The Washington Capitals completed a three-game season sweep of the Quebec Nordiques last night, a feat that can best be appreciated by those who played in some of the embarrassing defeats the Nordiques inflicted on Washington after Quebec first entered the National Hockey League in 1979.

Bengt Gustafsson recorded a goal and two assists to earn the No. 1 star citation in the Capitals' 4-3 triumph before 15,245 at Capital Centre. Then he recalled those early losses, like the 11-7 debacle here in which three Nordiques had hat tricks.

"I remember those games, sure," Gustafsson said. "They give you a lot of chances, but they can put it in if you give them a few chances. Tonight we let them get going in our end late in the game and they were right back in it in a hurry."

The Capitals were enjoying a 4-2 lead and had limited Quebec to only one shot in the first 12 minutes of the third period. Suddenly, instead of a relaxed bystander, Washington goalie Pete Peeters became a target for a rapid-fire shooting exercise.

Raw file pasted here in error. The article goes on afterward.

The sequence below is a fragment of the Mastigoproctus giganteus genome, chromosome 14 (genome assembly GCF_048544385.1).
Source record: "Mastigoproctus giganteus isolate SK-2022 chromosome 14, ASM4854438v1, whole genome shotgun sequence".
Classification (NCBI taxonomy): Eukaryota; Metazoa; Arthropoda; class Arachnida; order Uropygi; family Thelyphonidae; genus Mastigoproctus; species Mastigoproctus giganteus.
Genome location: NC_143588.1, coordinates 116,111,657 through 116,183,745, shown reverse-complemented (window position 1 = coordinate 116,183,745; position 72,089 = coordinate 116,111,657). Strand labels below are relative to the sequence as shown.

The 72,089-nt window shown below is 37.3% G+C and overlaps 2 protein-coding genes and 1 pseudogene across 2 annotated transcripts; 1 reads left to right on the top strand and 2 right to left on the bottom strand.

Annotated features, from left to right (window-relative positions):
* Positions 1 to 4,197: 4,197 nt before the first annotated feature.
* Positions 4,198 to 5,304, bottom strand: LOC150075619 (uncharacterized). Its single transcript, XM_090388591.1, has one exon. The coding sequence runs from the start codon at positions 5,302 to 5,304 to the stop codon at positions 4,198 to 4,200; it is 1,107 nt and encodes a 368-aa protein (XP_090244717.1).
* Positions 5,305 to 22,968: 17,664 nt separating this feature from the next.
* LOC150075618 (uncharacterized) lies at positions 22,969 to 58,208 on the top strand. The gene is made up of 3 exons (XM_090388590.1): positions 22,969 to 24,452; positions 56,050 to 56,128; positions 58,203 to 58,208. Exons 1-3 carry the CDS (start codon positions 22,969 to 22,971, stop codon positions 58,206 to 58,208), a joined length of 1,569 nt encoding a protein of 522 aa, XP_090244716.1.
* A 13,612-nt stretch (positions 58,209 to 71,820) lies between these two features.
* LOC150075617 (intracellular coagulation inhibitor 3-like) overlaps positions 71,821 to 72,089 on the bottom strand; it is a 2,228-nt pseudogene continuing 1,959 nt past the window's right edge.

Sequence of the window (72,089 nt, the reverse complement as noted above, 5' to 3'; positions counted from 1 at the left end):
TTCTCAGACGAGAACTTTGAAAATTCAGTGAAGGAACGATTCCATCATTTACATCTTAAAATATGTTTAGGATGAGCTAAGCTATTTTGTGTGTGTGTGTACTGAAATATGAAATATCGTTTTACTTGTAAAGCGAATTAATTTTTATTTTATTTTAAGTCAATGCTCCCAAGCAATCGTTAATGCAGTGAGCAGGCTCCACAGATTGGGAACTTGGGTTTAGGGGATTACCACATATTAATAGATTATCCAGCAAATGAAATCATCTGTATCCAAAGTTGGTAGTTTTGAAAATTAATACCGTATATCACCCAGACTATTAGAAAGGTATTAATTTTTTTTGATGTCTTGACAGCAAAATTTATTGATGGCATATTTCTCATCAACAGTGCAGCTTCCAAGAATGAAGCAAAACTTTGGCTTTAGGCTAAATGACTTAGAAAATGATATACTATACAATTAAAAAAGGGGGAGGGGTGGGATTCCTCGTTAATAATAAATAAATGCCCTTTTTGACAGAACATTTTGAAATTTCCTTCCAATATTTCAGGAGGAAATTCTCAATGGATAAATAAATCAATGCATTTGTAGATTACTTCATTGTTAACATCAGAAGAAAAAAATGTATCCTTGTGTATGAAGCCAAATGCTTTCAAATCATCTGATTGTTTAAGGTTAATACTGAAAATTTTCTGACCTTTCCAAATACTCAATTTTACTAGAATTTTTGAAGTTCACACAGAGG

After Peeters made a point-blank stop on Alain Cote, Anton Stastny took a pass from brother Peter and raced in alone on the right wing to score a short-side goal at 12:51.

The rest of the way, it was nail-biting time. With 2 1/2 minutes left, Peeters got his left pad on Cote's deflection of a blueline blast by Randy Moller. It was a game-saver and it made a testing, close-up shot by Peter Stastny 30 seconds later look routine.

"I can't consciously say my eyes saw it (the deflection), but I did kick my left foot out, so maybe they did," Peeters said. "I was screened and I just tried to stand up. I'd have to say that was a lucky one."

Clint Malarchuk made a few that looked lucky at the other end, stopping shorthanded breakaways by Gaetan Duchesne, Jorgen Pettersson and Dave Christian.

"We must have had five clean breakaways and a lot of two-on-ones," said Washington Coach Bryan Murray. "When you get that type of chance and not one breakaway goal, something's wrong. In this case, I credit the goaltender. Malarchuk played very well."

The Capitals' special teams, somewhat ineffective during the recently concluded five-game road trip, rebounded in the first period with three goals, two on power plays and another shorthanded.